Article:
Friday, 4 February 2011


Working with students on a one-to-one basis has offered a fascinating insight into how different people perceive different points of language.

It has also revealed what I feel to be a rather worrying link between how children hear things, interpret them, and then write them down. I'm not talking about the occasional misunderstanding here, because we are all guilty of that sometimes, but actually being unable to listen to the sounds of speech and translate them into written patterns.

Now, I know English is a funny old language, with many foibles and inconsistencies. That's what makes it such a rich and vibrant tool of the arts. And I know that a lot of spelling patterns have to be learnt by rote, because they do not correspond with the sounds the voice make when it speaks the word. But simple words that sound as they are written i.e phonic, should really cause no problems at all.

Some issues surround the way we say words. Here in Kent we are commonly guilty of saying, 'Could of,' rather than 'could have.' So children tend to write 'of ' instead of 'have' because that is what it sounds like we say. It's lazy, but correctable for the purposes of proper Inglish Gramma, innit?

But sometimes a student will misspell a word, and I'll say, 'Does that spell like it sounds?' and they say 'Yes,' and I'll say, 'Listen to me saying the word,' and I'll say the word slowly and clearly, and they'll still not get it.

Like today. The word was 'human.' I know what you are thinking. You are thinking, well, easy mistake. They might think it's pronounced 'humman' as in buzzy bee hum.

No. Matthew's attempt was 'fuman.'
'Human,' I said.
'Fuman,' said Matthew.
',' I said.
',' said Matthew.
',' I tried, slowly and careful, looking at this point like some deranged chimpanzee.
',' said Matthew, trying not to laugh.
'Human,' I said quickly, trying to catch him off-guard.

At this point, Matthew laughed. 'I can't say it,' he said.
'Can you hear that it starts with a 'h' sound and not a 'f' sound?' I said.
'Yes,' he said. 'Fuman.'
'Huckin' fell,' I thought.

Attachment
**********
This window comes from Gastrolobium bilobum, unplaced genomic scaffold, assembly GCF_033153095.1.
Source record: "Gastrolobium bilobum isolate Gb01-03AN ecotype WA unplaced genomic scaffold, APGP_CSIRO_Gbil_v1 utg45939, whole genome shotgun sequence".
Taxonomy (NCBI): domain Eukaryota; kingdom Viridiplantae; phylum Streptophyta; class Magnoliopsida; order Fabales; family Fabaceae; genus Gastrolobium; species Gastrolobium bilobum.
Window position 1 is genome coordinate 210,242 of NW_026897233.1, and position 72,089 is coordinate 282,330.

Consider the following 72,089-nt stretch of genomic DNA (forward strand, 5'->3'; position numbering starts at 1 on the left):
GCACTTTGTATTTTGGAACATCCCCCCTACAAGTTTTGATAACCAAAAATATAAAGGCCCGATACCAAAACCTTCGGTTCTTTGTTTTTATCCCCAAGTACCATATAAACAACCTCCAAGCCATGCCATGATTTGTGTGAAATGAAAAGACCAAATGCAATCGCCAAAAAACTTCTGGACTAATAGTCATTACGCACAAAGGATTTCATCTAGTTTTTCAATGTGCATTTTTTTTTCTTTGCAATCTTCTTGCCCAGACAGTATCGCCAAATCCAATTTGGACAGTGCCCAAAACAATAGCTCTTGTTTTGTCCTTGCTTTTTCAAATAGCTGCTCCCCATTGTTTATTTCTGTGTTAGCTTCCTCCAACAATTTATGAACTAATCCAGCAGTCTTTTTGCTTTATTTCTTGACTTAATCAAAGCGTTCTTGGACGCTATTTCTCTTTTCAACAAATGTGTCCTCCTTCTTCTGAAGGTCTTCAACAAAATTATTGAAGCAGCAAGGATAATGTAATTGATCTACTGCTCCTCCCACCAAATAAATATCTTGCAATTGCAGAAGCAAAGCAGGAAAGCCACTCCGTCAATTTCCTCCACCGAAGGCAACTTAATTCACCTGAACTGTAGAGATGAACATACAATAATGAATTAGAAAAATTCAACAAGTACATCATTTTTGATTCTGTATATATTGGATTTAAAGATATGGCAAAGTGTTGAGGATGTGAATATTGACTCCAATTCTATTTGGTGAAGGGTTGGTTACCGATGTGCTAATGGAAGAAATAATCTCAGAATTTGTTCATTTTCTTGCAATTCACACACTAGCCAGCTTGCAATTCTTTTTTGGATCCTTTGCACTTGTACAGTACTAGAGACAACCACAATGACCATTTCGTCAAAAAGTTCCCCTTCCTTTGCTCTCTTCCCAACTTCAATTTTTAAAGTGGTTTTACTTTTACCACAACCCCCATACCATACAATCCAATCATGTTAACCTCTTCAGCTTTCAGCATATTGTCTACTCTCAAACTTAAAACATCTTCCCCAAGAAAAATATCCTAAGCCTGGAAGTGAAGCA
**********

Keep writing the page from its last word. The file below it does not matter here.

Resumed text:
I don't know exactly what it is, but I have, as I suspect you can guess, got my theories.

1) Have you heard children's TV these days? Have you seen Rasta Mice? I rest my case.

2) i-pods, personal sound systems, whatever else it is that youngsters plug into their ears FOR 12 hours a day and play at a level that is audible across all lanes of the M25 during rush hour.

3) The inability to converse with each other without SHOUTING at the TOPS OF THEIR VOICES, because they live in a society where the most important person is ME and I'm GOING TO MAKE MYSELF HEARD, even though I have nothing of value to say, I just WANNA BE LOUD AND FAMOUS!

4) The inability to take turns when speaking, ditto number 3; when I was classroom teaching I reckon every day I must have said at some point, 'I have only one pair of ears and one brain. Please do not shout at me all at once.' It's quite fascinating listening to a group of five or six girls all talking with their own agenda in mind so you hear six different topics all at once, and none of them are listening to anyone else. They aren't having a conversation, they are competing for air time. No wonder it ends in punch ups and misunderstandings sometimes.

5) The fact we are constantly surrounded by sound; traffic, music, muzak, chatter, tv, radio, internet, gossip, I grow older, I grow more intolerant of sound. This week we've barely had the tv on, and the evenings have been punctuated with no sound louder than the turning of a page, the scratching of a pen, and the occasional, 'Cup of tea, hot pants?'

So this weekend, take time to listen to the sound of nothing. To the sound of your brain ticking, your imagination working, your body breathing. I know I'm going to.

It's one of the best ways, after all, to feel fuman.

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